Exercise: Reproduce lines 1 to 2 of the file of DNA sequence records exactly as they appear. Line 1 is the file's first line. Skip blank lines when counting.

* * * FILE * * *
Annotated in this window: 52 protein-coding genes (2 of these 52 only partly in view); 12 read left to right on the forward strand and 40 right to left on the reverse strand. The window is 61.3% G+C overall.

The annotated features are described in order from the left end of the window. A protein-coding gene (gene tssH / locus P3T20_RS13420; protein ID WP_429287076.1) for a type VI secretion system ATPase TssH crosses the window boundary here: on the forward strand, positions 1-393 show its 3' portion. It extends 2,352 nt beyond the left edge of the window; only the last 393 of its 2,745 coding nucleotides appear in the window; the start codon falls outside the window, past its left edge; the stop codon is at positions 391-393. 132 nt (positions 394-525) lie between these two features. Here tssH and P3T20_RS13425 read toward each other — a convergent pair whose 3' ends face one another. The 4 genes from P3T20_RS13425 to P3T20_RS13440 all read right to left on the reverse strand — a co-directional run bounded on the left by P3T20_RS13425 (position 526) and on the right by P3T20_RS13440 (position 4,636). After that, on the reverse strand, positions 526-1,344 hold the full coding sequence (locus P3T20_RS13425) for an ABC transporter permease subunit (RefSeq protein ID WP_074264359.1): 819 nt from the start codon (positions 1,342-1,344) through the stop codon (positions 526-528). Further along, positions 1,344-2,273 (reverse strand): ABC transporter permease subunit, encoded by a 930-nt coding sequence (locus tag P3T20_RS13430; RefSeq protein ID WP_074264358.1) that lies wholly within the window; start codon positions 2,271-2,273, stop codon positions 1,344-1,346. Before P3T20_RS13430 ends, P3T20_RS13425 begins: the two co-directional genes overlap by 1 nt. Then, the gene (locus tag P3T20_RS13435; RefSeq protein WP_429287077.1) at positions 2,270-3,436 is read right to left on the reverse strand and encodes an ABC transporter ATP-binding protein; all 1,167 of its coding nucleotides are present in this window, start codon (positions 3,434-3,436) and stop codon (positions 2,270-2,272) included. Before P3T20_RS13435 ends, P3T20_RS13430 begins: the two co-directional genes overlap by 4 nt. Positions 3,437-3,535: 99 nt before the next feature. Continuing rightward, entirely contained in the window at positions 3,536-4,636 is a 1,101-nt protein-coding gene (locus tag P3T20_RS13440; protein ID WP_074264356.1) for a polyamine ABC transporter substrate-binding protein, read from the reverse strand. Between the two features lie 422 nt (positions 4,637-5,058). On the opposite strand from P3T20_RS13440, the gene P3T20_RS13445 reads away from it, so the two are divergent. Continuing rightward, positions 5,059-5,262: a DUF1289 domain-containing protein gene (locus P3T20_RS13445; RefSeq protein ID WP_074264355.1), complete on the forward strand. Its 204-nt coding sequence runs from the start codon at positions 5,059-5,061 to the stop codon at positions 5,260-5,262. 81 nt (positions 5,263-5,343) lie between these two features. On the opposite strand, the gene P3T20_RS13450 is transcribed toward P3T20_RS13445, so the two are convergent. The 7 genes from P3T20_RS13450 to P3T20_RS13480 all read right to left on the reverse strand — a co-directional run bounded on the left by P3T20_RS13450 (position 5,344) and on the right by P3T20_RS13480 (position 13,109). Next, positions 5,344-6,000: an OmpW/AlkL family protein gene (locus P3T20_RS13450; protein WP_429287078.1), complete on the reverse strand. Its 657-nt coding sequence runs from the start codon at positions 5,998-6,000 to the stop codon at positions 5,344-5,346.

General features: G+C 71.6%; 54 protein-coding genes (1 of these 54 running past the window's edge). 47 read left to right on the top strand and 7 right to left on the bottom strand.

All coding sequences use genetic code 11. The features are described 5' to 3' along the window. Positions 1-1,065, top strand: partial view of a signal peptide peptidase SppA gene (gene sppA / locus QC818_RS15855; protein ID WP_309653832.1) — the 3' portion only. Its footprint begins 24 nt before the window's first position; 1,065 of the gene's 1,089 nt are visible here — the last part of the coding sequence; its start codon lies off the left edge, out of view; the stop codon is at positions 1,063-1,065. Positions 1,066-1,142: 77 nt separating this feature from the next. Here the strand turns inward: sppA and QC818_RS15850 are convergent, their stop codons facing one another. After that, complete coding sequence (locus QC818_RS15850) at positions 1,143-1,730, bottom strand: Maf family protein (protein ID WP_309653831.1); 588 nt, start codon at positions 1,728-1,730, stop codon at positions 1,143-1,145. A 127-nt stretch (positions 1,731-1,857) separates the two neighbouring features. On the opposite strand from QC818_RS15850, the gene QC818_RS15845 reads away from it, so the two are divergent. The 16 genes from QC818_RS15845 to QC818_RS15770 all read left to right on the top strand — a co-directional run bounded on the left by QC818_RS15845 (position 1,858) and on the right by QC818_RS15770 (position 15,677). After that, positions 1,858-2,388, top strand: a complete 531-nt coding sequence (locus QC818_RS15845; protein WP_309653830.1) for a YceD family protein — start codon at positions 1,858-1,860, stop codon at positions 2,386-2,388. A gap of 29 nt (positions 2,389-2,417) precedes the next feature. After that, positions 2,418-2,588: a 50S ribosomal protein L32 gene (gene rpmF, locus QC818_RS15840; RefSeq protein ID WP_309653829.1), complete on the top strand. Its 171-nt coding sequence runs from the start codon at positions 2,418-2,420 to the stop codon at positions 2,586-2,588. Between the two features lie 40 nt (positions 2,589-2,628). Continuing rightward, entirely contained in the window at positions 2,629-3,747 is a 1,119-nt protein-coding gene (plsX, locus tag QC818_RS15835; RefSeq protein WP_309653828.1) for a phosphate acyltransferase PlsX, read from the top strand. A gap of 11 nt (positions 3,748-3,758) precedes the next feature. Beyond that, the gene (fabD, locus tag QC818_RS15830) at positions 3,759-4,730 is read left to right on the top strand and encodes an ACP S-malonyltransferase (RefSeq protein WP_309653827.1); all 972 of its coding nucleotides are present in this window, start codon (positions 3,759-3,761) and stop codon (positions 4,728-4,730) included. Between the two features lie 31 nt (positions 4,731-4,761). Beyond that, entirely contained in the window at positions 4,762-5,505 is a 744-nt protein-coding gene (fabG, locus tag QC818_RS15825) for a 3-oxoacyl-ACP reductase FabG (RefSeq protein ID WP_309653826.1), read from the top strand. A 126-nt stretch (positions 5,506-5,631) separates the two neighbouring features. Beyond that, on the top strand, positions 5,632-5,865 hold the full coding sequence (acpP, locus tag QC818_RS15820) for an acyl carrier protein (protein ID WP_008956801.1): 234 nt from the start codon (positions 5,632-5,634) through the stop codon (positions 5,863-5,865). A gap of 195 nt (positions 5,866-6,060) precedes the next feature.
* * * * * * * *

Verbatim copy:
Annotated in this window: 52 protein-coding genes (2 of these 52 only partly in view); 12 read left to right on the forward strand and 40 right to left on the reverse strand. The window is 61.3% G+C overall.

The annotated features are described in order from the left end of the window. A protein-coding gene (gene tssH / locus P3T20_RS13420; protein ID WP_429287076.1) for a type VI secretion system ATPase TssH crosses the window boundary here: on the forward strand, positions 1-393 show its 3' portion. It extends 2,352 nt beyond the left edge of the window; only the last 393 of its 2,745 coding nucleotides appear in the window; the start codon falls outside the window, past its left edge; the stop codon is at positions 391-393. 132 nt (positions 394-525) lie between these two features. Here tssH and P3T20_RS13425 read toward each other — a convergent pair whose 3' ends face one another. The 4 genes from P3T20_RS13425 to P3T20_RS13440 all read right to left on the reverse strand — a co-directional run bounded on the left by P3T20_RS13425 (position 526) and on the right by P3T20_RS13440 (position 4,636). After that, on the reverse strand, positions 526-1,344 hold the full coding sequence (locus P3T20_RS13425) for an ABC transporter permease subunit (RefSeq protein ID WP_074264359.1): 819 nt from the start codon (positions 1,342-1,344) through the stop codon (positions 526-528). Further along, positions 1,344-2,273 (reverse strand): ABC transporter permease subunit, encoded by a 930-nt coding sequence (locus tag P3T20_RS13430; RefSeq protein ID WP_074264358.1) that lies wholly within the window; start codon positions 2,271-2,273, stop codon positions 1,344-1,346. Before P3T20_RS13430 ends, P3T20_RS13425 begins: the two co-directional genes overlap by 1 nt. Then, the gene (locus tag P3T20_RS13435; RefSeq protein WP_429287077.1) at positions 2,270-3,436 is read right to left on the reverse strand and encodes an ABC transporter ATP-binding protein; all 1,167 of its coding nucleotides are present in this window, start codon (positions 3,434-3,436) and stop codon (positions 2,270-2,272) included. Before P3T20_RS13435 ends, P3T20_RS13430 begins: the two co-directional genes overlap by 4 nt. Positions 3,437-3,535: 99 nt before the next feature. Continuing rightward, entirely contained in the window at positions 3,536-4,636 is a 1,101-nt protein-coding gene (locus tag P3T20_RS13440; protein ID WP_074264356.1) for a polyamine ABC transporter substrate-binding protein, read from the reverse strand. Between the two features lie 422 nt (positions 4,637-5,058). On the opposite strand from P3T20_RS13440, the gene P3T20_RS13445 reads away from it, so the two are divergent. Continuing rightward, positions 5,059-5,262: a DUF1289 domain-containing protein gene (locus P3T20_RS13445; RefSeq protein ID WP_074264355.1), complete on the forward strand. Its 204-nt coding sequence runs from the start codon at positions 5,059-5,061 to the stop codon at positions 5,260-5,262. 81 nt (positions 5,263-5,343) lie between these two features. On the opposite strand, the gene P3T20_RS13450 is transcribed toward P3T20_RS13445, so the two are convergent. The 7 genes from P3T20_RS13450 to P3T20_RS13480 all read right to left on the reverse strand — a co-directional run bounded on the left by P3T20_RS13450 (position 5,344) and on the right by P3T20_RS13480 (position 13,109). Next, positions 5,344-6,000: an OmpW/AlkL family protein gene (locus P3T20_RS13450; protein WP_429287078.1), complete on the reverse strand. Its 657-nt coding sequence runs from the start codon at positions 5,998-6,000 to the stop codon at positions 5,344-5,346.